Stocks had a tumultuous open on Monday, with the Dow Jones Industrial Average dropping about 975 points. The fall in the 30-stock average is the third largest one-day point drop in the past three years. The S&P 500 and Nasdaq-100 were down by 2.3% and 4%, respectively. Alongside the market sell-off, bond yields and oil prices also fell. – Fitzgerald

9:17 am: Buffett says coronavirus is not changing his outlook on stocks, likes Apple and bank shares

Warren Buffett, chairman and CEO of Berkshire Hathaway, said Monday the recent outbreak of the coronavirus is not changing his outlook on stocks as the economy remains solid, albeit a little softer. “Business is down but it’s down from a very good level,” he said. Buffett also thinks Apple might be the “best business I know in the world,” while noting that bank stocks are “very attractive compared to most other securities I see.” For more on Buffett’s three-hour interview with Becky Quick on “Squawk Box,” click here. —Imbert

9:15 am: Volatility index spikes on coronavirus fears

Alongside the suffering stock averages, the Cboe Volatility Index, a gauge for investor fear, jumped more than 6 points above the 23 level on Monday, as investors worry about the deadly coronavirus’ impact on global growth. The VIX, a measure of the 30-day implied volatility of U.S. stocks, soared nearly 40% before the market opened.

CNBC used Kensho, a hedge fund analytics tool, to track the top exchange-traded fund performers and best sectors to hide out in during times of uncertainty. – Fitzgerald

9:05 am: Down Monday, up Tuesday?

The Dow Jones Industrial Average is set to open down 800 points on Monday as a spike in cases of the coronavirus outside of China worried investors about a dent to global growth. The S&P 500 and Nasdaq futures were down by 2.7% and 2.9%, respectively. However, a big market sell-off on Monday could mean a rebound on Tuesday, according to Bespoke Investment Group. The firm looked at large gaps down on Monday’s and how the market performed through the rest of the week and found that Tuesday normally brings a relief trade.”While performance from the open to close on the day of a big gap down was generally weak, performance on the Tuesday after was ‘very positive’,” the firm said. –Fitzgerald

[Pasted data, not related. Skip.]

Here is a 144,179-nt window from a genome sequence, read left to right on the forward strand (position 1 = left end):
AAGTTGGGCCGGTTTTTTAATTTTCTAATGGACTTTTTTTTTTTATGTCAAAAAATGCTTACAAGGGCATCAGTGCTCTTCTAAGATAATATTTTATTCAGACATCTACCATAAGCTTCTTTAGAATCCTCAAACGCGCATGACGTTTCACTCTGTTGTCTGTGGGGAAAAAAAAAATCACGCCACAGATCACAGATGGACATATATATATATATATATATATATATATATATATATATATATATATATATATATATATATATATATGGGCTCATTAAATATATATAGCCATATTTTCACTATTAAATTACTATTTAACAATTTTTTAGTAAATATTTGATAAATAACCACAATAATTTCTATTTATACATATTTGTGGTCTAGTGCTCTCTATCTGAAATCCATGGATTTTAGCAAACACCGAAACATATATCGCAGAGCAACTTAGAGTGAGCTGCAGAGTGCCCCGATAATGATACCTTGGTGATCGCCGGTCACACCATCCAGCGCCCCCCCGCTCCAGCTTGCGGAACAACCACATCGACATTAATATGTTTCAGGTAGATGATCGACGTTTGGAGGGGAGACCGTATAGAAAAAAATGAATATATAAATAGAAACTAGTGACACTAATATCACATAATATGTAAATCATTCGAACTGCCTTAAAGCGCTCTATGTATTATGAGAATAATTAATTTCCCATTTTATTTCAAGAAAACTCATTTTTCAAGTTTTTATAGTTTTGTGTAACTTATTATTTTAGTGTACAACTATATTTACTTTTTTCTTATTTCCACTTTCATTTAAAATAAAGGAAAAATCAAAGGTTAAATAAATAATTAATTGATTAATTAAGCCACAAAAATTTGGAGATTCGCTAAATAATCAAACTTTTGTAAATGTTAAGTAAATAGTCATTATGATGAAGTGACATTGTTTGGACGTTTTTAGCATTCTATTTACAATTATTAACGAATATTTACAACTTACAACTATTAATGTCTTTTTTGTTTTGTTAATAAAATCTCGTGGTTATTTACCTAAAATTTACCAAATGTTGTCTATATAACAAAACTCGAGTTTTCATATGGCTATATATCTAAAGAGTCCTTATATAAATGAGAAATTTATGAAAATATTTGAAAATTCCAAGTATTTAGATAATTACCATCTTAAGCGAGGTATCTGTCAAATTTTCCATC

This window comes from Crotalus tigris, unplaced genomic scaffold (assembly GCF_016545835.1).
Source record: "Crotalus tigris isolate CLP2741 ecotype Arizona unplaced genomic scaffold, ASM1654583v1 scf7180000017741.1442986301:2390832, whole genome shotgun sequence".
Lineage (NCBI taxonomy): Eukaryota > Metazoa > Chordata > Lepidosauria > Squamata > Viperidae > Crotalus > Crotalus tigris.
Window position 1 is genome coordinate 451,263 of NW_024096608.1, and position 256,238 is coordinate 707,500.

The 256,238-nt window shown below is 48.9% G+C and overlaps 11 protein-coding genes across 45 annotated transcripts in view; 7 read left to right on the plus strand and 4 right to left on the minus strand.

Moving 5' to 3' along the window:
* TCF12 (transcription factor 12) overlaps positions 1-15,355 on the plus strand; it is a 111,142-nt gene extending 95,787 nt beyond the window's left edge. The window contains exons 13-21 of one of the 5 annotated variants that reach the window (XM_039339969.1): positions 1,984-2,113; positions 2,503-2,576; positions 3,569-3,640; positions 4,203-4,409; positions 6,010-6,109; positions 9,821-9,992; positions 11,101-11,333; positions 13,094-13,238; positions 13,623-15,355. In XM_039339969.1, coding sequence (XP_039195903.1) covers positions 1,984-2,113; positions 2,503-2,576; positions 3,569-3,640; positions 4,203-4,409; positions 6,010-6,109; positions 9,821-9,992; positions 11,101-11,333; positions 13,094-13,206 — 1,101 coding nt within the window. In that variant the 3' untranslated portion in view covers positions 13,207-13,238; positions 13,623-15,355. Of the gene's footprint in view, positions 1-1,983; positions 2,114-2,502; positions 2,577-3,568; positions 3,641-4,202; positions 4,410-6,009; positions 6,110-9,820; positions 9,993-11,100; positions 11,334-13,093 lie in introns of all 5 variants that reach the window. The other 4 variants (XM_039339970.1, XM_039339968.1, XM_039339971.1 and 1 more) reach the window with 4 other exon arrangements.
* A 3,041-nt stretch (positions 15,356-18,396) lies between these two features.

8:54 am: Here are Monday’s biggest analyst calls of the day

8:32 am: Chipmaker stock ETFs fall sharply

The VanEck Vectors Semiconductor ETF (SMH) and the iShares PHLX Semiconductor ETF (SOXX) were both down more than 3% in the premarket, putting them on pace to break below their respective 50-dayy moving averages for the first time since Feb. 3. AMD, Nvidia, Micron and Lam Research led the ETFs lower in the premarket. —Francolla, Imbert

8:07 am: Gold jumps to 7-year high

Gold futures gained more than 2% to around $1,680 per ounce, reaching its highest level since Jan. 23, 2013 as investors fled riskier assets such as stocks amid coronavirus concerns. The VanEck Vectors Gold Miners ETF (GDX) gained 3.5% in the premarket, putting it on pace for its best day since Aug. 23. —Francolla, Imbert

7:55 am: Oil tumbles as coronavirus outbreak dents global growth expectations

Oil prices are following U.S. stock futures lower as concerns over the coronavirus outbreak took a bite out of global economy growth expectations. West Texas Intermediate futures were down about 4%, on pace for their worst day since Jan. 8, when they dropped 4.9%. U.S. crude also hit its lowest level since Feb. 18. Brent futures were down 4.2% and reached their lowest level since Feb. 13. —Francolla, Imbert